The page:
Rise of artificial intelligence creates heavy workload

The rise of artificial intelligence (AI) will spawn sprawling data centres and could threaten essential services without major changes, a leading company warns.

Data centres account for approximately four per cent of Australia’s energy usage each year but that is set to soar as AI takes hold in entertainment, banking, healthcare, transport and manufacturing.

Physical infrastructure to support digital and virtual worlds will need power, cooling, racks of servers and new software management tools.

As energy costs rise and environmental concerns grow, data centres must focus on energy-efficient hardware such as high-efficiency power and cooling systems, Schneider Electric executive Pankaj Sharma said on Monday.

Renewable power sources will also help to reduce operational costs and the carbon footprint, he said.

According to research released by the company’s Energy Management Research Centre, AI workloads are expected to represent up to one fifth of the world’s total data centre energy by 2028.

In the industry-first guide, companies ranging from internet giants to start-ups and essential services providers are being urged to consider the challenges of the shift to AI-driven workloads.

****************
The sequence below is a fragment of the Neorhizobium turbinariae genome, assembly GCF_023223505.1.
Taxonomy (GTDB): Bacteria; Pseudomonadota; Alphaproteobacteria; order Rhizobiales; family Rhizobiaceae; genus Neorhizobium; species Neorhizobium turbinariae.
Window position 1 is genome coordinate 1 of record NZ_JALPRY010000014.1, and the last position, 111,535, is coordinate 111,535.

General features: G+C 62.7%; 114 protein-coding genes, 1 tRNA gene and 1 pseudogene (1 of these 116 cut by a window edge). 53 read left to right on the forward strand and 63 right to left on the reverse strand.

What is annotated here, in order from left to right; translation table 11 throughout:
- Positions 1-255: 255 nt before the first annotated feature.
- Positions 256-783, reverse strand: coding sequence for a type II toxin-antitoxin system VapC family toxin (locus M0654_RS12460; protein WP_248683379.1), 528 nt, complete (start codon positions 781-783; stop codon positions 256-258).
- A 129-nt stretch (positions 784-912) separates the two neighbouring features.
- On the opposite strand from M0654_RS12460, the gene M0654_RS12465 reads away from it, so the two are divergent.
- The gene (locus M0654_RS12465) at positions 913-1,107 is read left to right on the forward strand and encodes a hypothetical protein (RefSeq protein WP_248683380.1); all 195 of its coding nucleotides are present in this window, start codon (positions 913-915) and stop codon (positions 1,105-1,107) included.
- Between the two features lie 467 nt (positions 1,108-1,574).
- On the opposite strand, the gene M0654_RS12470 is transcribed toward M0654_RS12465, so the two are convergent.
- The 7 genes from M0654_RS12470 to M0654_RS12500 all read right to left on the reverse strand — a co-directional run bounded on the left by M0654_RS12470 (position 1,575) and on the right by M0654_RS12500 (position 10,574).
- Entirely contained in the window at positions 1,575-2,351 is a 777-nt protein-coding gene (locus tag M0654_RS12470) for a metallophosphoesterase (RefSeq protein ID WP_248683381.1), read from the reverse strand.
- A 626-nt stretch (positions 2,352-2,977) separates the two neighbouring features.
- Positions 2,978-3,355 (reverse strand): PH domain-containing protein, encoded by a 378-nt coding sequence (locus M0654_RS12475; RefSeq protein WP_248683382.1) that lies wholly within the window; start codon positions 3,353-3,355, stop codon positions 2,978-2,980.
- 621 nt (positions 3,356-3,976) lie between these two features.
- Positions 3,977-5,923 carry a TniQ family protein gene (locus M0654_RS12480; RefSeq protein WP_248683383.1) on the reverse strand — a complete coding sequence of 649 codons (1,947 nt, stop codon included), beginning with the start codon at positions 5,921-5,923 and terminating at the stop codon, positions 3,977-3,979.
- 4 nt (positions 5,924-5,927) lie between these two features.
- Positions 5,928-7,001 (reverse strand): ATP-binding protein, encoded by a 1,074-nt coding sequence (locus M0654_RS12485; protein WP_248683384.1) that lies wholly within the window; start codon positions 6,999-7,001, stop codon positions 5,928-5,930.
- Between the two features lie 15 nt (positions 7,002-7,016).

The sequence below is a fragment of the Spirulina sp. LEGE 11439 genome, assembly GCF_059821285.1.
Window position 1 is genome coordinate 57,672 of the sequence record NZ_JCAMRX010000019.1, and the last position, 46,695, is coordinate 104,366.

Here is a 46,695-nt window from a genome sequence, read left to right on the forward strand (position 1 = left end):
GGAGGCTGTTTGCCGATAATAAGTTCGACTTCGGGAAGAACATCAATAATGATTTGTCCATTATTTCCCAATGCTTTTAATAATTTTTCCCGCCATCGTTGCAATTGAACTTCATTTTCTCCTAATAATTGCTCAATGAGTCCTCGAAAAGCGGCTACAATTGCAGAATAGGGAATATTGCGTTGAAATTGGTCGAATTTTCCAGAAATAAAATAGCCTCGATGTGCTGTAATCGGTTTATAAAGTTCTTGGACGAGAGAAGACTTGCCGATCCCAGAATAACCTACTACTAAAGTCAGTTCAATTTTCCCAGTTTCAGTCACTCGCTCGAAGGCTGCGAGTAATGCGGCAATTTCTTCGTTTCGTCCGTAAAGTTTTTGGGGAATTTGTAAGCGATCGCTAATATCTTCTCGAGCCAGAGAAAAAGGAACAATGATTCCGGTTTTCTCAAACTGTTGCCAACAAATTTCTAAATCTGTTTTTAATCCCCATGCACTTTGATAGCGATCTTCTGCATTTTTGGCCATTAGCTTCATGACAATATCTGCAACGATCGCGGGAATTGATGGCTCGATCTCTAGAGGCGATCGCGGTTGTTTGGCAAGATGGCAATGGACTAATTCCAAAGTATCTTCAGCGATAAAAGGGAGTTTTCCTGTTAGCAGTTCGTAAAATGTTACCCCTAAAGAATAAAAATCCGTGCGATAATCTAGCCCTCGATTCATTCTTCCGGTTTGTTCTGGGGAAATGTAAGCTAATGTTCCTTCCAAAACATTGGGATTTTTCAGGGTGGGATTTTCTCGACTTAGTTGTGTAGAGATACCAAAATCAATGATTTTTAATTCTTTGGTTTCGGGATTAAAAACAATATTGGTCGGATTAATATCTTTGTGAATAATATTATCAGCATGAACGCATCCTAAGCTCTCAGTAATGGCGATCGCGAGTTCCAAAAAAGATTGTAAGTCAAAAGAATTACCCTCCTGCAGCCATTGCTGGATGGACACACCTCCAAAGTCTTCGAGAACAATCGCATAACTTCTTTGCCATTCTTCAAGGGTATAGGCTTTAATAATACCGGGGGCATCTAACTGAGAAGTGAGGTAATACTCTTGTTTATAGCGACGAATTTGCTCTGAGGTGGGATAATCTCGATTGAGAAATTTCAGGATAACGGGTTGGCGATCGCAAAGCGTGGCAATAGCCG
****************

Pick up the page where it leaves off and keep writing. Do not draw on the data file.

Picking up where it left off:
Machine-learning workloads are often business-critical, which requires an uninterrupted power source and a back-up centre to manage the data.

A popular model such as ChatGPT is handling queries are now in the millions per day, the researchers found.

Applications such as self-driving cars, search engines or chatbots may need the equivalent of a smartphone or several racks of servers.

‚ÄúAI applications, especially training clusters, are highly computer-intensive and require large amounts of processing power,‚ÄĚ Mr Sharma said.

‚ÄúThis puts a significant strain on the power and cooling infrastructure of data centres.‚ÄĚ

The large language models that are typical of AI need many machines running in parallel, for hours or months, which requires servers, data storage and a network to connect it together.

The data requirements associated with massive demand for AI are driving new chip and server technologies, resulting in ‚Äúextreme rack power densities‚ÄĚ, the researchers found.

Networking demands and cost are expected to require assets to be clustered together, but changes to the electricity and communications network will be needed to support the heavy load.

Data centre operators will also need to transition from air cooling to liquid cooling technologies to support AI workloads.

Schneider Electric last month announced a partnership with Australian specialist property company GreenSquareDC to build a 96-megawatt data centre in Perth.

They aim to set a benchmark for less energy and water consumption by data centres, with construction slated to begin early next year and further sustainable data centres planned across Australia.

 

Marion Rae
(Australian Associated Press)

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